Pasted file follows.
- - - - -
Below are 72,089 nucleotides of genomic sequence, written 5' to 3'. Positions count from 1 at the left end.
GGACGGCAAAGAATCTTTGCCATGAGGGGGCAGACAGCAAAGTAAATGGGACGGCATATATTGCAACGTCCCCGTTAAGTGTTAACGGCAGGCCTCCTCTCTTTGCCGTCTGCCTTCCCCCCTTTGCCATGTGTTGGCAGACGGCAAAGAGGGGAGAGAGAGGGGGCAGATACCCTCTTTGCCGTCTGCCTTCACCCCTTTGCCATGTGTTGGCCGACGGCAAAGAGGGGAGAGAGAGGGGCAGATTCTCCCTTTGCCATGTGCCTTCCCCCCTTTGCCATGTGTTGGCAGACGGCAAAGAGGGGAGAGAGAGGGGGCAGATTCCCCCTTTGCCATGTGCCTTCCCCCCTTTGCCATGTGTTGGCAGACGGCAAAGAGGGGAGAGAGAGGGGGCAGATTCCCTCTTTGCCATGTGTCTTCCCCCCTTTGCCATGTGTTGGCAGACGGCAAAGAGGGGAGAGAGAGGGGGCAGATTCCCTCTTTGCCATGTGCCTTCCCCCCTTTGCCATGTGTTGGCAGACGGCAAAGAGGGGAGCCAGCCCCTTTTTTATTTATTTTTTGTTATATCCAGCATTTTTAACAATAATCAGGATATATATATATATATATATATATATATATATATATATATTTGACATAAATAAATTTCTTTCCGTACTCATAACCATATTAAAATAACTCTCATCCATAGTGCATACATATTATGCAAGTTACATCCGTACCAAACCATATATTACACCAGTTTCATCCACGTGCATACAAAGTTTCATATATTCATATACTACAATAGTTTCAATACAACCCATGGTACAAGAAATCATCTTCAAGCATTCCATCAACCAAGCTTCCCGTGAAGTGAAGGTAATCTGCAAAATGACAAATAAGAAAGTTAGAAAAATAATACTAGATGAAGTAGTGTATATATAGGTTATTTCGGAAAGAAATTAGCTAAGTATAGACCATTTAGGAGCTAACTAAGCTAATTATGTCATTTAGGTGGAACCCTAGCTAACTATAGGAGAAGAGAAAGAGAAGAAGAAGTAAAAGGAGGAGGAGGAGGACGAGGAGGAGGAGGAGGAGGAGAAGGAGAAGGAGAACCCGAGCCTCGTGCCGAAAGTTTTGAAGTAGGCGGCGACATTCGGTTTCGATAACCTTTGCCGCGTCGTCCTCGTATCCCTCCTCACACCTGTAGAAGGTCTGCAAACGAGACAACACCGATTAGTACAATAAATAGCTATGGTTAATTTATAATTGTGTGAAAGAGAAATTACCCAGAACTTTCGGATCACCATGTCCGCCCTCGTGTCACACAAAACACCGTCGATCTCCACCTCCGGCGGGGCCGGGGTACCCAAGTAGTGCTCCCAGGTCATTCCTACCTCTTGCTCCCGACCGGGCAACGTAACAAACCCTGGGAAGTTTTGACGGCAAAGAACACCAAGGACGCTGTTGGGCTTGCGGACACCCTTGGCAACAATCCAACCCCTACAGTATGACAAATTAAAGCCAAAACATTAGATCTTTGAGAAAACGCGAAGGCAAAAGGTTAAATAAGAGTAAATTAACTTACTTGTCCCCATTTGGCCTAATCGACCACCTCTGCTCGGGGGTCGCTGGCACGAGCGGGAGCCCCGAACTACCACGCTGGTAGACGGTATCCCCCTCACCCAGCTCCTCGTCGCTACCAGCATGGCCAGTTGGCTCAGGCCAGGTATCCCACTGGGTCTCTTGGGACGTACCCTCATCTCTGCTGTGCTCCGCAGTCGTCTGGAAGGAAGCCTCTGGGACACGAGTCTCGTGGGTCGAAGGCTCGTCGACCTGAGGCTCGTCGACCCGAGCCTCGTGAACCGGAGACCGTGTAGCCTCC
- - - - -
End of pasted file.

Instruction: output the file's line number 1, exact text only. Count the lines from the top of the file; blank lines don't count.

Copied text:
Below are 72,089 nucleotides of genomic sequence, written 5' to 3'. Positions count from 1 at the left end.